Jean-Jacques’s grandson was married to a member of the Rothschild family, and with the help of their finances, they set about doing right by the old building. The interior’s now rich, ornamented woodcarving is reminiscent of the interior of a Roman Catholic church. The same carver even designed the tableware.
There are lots of pieces of art from Japan and China, including classic pieces of porcelain. The centerpiece is a carrier coach of the wife of a Japanese Shogun, reportedly one of only two in the world. Many visitors take the opportunity to tour, but Japanese tourists, in particular, are interested in the carrier coach.
Still Intact Despite the Ruins
The castle is in ruins (on purpose), but there are still several structures that are intact enough to visit and take in. These include the Ottoheinrich Building, which is a large section of the castle, as well as the gardens, the palace, and the “Barrel Building”. The latter housed the castle's large wine and spirits collection and has seen the different residents host huge blowout parties.
This location has been a tourist destination for hundreds of years. Descriptions from 1465 mention that the city (meaning the castle) is “frequented by strangers.” Of course, tourism wasn't a big industry then, but in the nineteenth century, the place became a major tourist attraction.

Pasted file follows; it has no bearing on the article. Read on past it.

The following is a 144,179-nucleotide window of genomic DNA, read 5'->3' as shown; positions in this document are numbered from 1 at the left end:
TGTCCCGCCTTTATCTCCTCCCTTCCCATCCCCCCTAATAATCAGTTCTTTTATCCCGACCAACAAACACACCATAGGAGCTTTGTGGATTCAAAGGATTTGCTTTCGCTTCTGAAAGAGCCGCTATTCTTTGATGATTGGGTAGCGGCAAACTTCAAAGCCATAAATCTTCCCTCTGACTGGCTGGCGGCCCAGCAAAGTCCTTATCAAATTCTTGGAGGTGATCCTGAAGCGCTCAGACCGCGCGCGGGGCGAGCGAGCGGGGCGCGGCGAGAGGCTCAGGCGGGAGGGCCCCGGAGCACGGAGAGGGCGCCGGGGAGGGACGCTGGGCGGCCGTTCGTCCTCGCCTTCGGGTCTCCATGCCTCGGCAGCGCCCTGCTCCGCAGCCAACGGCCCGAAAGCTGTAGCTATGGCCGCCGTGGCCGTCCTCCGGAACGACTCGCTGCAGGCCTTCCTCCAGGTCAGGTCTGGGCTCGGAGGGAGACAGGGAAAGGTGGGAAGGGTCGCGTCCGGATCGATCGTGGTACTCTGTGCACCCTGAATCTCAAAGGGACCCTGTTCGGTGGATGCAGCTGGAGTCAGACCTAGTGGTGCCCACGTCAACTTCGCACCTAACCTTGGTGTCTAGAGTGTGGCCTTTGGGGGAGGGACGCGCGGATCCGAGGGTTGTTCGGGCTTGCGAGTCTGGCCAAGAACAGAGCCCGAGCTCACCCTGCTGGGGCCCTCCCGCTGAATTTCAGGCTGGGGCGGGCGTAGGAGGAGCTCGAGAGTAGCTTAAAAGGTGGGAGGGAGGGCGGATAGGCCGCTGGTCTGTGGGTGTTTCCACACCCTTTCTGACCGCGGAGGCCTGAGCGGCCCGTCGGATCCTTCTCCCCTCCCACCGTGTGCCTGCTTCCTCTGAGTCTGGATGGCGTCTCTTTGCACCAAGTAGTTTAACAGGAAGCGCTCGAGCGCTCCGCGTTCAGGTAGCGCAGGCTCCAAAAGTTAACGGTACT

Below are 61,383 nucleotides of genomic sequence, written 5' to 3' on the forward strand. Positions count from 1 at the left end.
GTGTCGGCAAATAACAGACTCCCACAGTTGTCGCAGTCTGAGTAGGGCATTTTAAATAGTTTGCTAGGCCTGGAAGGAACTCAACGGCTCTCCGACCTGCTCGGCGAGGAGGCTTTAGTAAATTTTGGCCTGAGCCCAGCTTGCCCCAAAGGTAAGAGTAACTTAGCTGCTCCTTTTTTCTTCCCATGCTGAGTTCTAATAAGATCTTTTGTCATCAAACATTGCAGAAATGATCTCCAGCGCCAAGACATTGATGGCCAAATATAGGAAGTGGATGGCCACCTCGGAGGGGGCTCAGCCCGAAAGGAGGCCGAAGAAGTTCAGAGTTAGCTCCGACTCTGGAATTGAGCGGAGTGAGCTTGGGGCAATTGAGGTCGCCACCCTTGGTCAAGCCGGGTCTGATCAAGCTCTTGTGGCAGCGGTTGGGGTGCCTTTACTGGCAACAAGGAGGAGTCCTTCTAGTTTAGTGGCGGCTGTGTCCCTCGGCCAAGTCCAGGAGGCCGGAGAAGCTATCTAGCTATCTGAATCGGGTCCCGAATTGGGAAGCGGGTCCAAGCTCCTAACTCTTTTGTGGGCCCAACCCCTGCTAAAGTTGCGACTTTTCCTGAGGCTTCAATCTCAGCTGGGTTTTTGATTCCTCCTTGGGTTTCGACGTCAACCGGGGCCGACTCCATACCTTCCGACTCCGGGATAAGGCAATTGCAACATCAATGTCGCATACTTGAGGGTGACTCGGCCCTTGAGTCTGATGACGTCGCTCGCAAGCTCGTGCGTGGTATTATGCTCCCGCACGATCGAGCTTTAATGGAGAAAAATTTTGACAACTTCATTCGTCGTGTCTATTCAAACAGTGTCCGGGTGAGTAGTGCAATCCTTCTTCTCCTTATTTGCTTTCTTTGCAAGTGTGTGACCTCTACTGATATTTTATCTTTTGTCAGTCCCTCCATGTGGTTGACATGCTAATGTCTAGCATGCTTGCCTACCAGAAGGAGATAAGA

De Haar Castle – Utrecht, Netherlands
As the largest castle in Holland, De Haar Castle lies just outside of Amsterdam. Constructed in the late 1800s, it's reminiscent of fairytale castles. Art-filled halls and sprawling gardens are always open to visitors.
The current structure is relatively new, compared to some other entries on this list. However, the oldest records of a building on the spot come from 1391, when the De Haar family received the lands from Hendrik van Woerden. Ownership passed through plenty of hands and families until it landed at the doorstep of Jean-Jacques van Zuylen van Nyevelt. Jean-Jacques's grandson set about restoring the castle, which had fallen under the ruin of time.
Predjama Castle – Predjama, Slovenia
This list has castles on top of mountains, on islands, on lakes, and on rivers, but Predjama Castle is built into the mouth of a cave. This Renaissance-style castle appears in writing as far back as the twelve hundreds, and it's one of the most famous attractions in Slovenia.
It has a substantial legacy as the largest “cave castle” in the world. The underground tunnels – used by plundering knights in the Middle Ages – add even more to this castle's history. As a balance, a natural vertical shaft was enlarged, which allowed for the castle to be secretly resupplied during times of siege.
A Stony Climb
Of course, visitors nowadays aren't allowed anywhere near these secret passages. No, there's only one way in and out of Predjama Castle now, and that's a passageway through the cavern that it's built into.
The castle was one of the favorite summer residences of the Cobenzi family, which included famous art collector Philipp von Cobenzi as well as diplomat Count Ludwig von Cobenzi. In 1810, Count Michael Coronini von Cronberg inherited the castle, and in 1846 he sold it to the Windischgrätz family. This family remained the owners until the end of World War II when the Yugoslav Communist authorities confiscated it and turned it into a museum.